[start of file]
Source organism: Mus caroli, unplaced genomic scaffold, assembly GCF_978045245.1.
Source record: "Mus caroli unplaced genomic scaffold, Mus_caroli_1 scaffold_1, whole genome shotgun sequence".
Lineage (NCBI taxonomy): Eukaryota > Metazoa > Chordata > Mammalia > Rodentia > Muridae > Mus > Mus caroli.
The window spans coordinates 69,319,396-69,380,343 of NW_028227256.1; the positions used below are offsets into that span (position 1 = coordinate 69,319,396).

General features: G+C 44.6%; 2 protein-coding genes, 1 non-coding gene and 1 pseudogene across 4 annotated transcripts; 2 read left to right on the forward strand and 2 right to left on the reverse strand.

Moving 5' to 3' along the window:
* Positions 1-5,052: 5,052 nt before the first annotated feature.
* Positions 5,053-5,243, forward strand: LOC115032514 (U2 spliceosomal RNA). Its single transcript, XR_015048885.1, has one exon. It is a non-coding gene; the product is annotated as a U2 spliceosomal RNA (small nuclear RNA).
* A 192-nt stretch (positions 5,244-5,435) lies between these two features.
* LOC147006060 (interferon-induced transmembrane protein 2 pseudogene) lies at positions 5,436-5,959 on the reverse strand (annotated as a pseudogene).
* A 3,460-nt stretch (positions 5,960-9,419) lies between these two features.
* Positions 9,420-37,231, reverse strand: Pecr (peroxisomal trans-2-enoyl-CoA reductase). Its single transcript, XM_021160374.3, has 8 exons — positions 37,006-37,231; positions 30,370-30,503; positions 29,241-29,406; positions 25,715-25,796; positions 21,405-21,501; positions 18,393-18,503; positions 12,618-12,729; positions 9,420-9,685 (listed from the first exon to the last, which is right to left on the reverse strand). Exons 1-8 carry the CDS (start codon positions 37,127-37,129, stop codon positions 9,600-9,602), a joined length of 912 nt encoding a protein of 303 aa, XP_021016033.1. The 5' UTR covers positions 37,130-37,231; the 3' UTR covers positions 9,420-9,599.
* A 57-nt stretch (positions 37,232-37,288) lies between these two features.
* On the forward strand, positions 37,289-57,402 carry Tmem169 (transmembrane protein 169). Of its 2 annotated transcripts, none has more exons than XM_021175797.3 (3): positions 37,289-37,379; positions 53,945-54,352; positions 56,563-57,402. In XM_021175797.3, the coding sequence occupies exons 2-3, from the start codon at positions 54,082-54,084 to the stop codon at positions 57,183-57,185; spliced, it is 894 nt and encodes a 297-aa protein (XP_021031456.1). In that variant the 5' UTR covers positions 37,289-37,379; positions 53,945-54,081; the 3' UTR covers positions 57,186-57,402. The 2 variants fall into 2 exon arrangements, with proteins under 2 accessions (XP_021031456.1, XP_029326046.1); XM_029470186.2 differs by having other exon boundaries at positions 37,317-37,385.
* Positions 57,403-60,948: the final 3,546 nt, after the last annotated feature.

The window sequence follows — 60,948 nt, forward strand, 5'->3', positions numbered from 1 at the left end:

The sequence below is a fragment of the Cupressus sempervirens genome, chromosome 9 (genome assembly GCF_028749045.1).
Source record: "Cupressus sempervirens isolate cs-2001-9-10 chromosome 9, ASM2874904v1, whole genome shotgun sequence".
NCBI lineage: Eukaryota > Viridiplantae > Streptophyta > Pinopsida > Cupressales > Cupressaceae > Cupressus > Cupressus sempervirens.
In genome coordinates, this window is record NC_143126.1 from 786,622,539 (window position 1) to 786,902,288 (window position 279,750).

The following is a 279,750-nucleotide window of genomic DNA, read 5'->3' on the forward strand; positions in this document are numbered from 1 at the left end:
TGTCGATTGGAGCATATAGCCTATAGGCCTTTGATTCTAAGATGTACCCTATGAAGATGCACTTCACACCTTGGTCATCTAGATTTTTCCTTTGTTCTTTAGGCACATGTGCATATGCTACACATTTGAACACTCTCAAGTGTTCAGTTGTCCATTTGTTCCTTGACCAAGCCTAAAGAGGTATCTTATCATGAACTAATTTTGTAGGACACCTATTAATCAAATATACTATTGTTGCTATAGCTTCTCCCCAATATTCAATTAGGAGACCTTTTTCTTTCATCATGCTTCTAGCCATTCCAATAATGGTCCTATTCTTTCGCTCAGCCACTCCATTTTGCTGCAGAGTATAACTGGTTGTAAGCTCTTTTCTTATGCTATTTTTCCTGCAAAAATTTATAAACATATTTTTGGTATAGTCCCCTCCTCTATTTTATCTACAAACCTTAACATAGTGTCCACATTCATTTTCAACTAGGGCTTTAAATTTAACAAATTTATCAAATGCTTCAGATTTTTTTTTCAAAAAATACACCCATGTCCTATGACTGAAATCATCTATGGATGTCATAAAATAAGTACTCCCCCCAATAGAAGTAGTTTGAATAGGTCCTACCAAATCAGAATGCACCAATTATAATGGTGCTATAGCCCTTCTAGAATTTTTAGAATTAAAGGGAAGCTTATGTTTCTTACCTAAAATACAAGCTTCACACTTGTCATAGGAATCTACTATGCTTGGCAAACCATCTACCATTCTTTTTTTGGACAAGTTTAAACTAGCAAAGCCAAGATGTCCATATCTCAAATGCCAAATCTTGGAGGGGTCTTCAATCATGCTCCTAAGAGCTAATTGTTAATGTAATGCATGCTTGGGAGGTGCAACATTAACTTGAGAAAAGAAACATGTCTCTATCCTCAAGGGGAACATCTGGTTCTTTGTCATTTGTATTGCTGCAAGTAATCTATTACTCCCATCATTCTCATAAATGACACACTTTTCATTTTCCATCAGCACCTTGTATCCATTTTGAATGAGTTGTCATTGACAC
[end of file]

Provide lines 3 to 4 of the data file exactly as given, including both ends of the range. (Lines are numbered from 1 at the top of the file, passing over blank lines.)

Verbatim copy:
Lineage (NCBI taxonomy): Eukaryota > Metazoa > Chordata > Mammalia > Rodentia > Muridae > Mus > Mus caroli.
The window spans coordinates 69,319,396-69,380,343 of NW_028227256.1; the positions used below are offsets into that span (position 1 = coordinate 69,319,396).